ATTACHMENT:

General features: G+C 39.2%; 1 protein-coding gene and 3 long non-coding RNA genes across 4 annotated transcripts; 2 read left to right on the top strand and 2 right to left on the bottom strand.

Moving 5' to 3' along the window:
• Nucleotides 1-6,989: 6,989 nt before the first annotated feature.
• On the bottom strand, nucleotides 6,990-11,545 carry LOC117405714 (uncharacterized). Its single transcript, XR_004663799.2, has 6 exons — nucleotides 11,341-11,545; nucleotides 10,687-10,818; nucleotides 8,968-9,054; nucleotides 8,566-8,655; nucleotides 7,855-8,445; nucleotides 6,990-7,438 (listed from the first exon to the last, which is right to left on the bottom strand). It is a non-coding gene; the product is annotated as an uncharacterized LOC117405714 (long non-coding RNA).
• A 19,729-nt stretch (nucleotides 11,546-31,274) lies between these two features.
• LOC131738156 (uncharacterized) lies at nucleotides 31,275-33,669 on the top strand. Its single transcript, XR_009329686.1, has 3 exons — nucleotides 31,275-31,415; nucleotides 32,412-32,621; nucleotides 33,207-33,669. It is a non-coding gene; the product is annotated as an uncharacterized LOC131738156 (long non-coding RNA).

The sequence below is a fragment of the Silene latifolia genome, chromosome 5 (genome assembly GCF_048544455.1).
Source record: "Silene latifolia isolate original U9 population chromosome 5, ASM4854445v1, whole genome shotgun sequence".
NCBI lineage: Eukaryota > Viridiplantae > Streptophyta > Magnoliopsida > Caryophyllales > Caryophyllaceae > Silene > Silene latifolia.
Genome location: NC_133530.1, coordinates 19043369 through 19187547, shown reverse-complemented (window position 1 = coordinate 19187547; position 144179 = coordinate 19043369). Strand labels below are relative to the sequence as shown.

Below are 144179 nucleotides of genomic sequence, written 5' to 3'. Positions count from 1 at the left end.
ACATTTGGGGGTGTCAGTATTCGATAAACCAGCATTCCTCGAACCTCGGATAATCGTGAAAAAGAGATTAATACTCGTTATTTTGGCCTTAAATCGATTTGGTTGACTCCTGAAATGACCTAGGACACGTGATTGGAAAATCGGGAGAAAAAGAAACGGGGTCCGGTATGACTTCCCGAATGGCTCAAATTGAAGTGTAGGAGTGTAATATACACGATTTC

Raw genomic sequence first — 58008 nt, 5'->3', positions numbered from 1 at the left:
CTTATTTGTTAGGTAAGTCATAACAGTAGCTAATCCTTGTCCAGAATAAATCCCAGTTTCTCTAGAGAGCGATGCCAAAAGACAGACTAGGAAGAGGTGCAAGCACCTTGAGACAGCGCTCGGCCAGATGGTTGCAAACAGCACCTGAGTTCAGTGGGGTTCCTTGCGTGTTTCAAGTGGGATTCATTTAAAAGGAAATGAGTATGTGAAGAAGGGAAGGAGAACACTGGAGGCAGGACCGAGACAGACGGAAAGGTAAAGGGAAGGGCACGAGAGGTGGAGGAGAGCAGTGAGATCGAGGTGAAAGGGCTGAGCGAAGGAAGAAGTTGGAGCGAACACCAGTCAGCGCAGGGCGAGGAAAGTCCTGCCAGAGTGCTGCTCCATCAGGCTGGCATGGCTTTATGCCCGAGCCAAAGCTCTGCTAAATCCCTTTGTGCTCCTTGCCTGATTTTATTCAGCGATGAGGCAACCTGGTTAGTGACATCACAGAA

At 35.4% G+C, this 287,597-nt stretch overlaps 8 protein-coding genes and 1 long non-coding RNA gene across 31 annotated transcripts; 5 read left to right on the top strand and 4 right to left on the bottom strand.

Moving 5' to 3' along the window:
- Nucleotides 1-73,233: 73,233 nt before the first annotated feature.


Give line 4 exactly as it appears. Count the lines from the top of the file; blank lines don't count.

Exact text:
• On the bottom strand, nucleotides 6,990-11,545 carry LOC117405714 (uncharacterized). Its single transcript, XR_004663799.2, has 6 exons — nucleotides 11,341-11,545; nucleotides 10,687-10,818; nucleotides 8,968-9,054; nucleotides 8,566-8,655; nucleotides 7,855-8,445; nucleotides 6,990-7,438 (listed from the first exon to the last, which is right to left on the bottom strand). It is a non-coding gene; the product is annotated as an uncharacterized LOC117405714 (long non-coding RNA).